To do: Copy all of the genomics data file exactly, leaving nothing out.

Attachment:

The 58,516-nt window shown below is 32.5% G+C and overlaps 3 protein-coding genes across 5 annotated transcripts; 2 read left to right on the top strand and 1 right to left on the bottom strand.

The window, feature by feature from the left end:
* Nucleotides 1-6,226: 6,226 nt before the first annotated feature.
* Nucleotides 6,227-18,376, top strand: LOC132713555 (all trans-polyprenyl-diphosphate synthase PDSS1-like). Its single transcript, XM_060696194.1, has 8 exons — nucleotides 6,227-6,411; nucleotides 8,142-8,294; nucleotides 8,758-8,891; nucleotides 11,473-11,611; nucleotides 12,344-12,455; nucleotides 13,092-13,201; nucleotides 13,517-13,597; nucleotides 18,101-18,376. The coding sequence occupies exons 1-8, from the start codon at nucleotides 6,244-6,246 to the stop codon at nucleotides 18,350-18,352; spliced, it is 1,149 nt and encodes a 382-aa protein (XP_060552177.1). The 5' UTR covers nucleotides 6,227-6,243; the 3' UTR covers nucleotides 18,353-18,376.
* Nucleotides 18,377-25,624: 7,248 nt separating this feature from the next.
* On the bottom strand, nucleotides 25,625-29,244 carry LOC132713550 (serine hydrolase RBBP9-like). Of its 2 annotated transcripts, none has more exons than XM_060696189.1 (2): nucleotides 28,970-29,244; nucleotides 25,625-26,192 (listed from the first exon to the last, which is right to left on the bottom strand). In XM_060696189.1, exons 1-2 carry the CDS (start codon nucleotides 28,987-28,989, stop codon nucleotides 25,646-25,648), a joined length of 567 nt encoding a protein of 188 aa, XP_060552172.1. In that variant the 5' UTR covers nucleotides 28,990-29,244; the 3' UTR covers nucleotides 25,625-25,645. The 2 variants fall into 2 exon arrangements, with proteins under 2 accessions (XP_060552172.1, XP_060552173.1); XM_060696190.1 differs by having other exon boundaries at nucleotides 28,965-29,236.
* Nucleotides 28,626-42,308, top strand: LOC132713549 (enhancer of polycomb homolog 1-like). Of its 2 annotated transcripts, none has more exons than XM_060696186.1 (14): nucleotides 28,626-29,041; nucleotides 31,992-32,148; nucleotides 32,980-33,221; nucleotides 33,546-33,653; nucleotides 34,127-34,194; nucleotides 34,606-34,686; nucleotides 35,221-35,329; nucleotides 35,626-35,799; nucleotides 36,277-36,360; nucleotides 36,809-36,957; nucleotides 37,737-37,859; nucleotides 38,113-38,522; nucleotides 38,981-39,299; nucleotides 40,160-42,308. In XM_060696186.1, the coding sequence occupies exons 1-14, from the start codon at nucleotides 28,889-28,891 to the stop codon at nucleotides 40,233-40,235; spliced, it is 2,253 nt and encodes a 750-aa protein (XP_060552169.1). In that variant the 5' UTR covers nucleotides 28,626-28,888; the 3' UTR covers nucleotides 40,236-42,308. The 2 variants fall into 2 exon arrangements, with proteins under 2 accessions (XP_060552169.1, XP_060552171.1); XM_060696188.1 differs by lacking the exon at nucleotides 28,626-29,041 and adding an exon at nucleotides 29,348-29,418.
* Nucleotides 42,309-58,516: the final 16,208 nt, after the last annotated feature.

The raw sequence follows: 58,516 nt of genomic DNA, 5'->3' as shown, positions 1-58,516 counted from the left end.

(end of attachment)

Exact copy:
The 58,516-nt window shown below is 32.5% G+C and overlaps 3 protein-coding genes across 5 annotated transcripts; 2 read left to right on the top strand and 1 right to left on the bottom strand.

The window, feature by feature from the left end:
* Nucleotides 1-6,226: 6,226 nt before the first annotated feature.
* Nucleotides 6,227-18,376, top strand: LOC132713555 (all trans-polyprenyl-diphosphate synthase PDSS1-like). Its single transcript, XM_060696194.1, has 8 exons — nucleotides 6,227-6,411; nucleotides 8,142-8,294; nucleotides 8,758-8,891; nucleotides 11,473-11,611; nucleotides 12,344-12,455; nucleotides 13,092-13,201; nucleotides 13,517-13,597; nucleotides 18,101-18,376. The coding sequence occupies exons 1-8, from the start codon at nucleotides 6,244-6,246 to the stop codon at nucleotides 18,350-18,352; spliced, it is 1,149 nt and encodes a 382-aa protein (XP_060552177.1). The 5' UTR covers nucleotides 6,227-6,243; the 3' UTR covers nucleotides 18,353-18,376.
* Nucleotides 18,377-25,624: 7,248 nt separating this feature from the next.
* On the bottom strand, nucleotides 25,625-29,244 carry LOC132713550 (serine hydrolase RBBP9-like). Of its 2 annotated transcripts, none has more exons than XM_060696189.1 (2): nucleotides 28,970-29,244; nucleotides 25,625-26,192 (listed from the first exon to the last, which is right to left on the bottom strand). In XM_060696189.1, exons 1-2 carry the CDS (start codon nucleotides 28,987-28,989, stop codon nucleotides 25,646-25,648), a joined length of 567 nt encoding a protein of 188 aa, XP_060552172.1. In that variant the 5' UTR covers nucleotides 28,990-29,244; the 3' UTR covers nucleotides 25,625-25,645. The 2 variants fall into 2 exon arrangements, with proteins under 2 accessions (XP_060552172.1, XP_060552173.1); XM_060696190.1 differs by having other exon boundaries at nucleotides 28,965-29,236.
* Nucleotides 28,626-42,308, top strand: LOC132713549 (enhancer of polycomb homolog 1-like). Of its 2 annotated transcripts, none has more exons than XM_060696186.1 (14): nucleotides 28,626-29,041; nucleotides 31,992-32,148; nucleotides 32,980-33,221; nucleotides 33,546-33,653; nucleotides 34,127-34,194; nucleotides 34,606-34,686; nucleotides 35,221-35,329; nucleotides 35,626-35,799; nucleotides 36,277-36,360; nucleotides 36,809-36,957; nucleotides 37,737-37,859; nucleotides 38,113-38,522; nucleotides 38,981-39,299; nucleotides 40,160-42,308. In XM_060696186.1, the coding sequence occupies exons 1-14, from the start codon at nucleotides 28,889-28,891 to the stop codon at nucleotides 40,233-40,235; spliced, it is 2,253 nt and encodes a 750-aa protein (XP_060552169.1). In that variant the 5' UTR covers nucleotides 28,626-28,888; the 3' UTR covers nucleotides 40,236-42,308. The 2 variants fall into 2 exon arrangements, with proteins under 2 accessions (XP_060552169.1, XP_060552171.1); XM_060696188.1 differs by lacking the exon at nucleotides 28,626-29,041 and adding an exon at nucleotides 29,348-29,418.
* Nucleotides 42,309-58,516: the final 16,208 nt, after the last annotated feature.

The raw sequence follows: 58,516 nt of genomic DNA, 5'->3' as shown, positions 1-58,516 counted from the left end.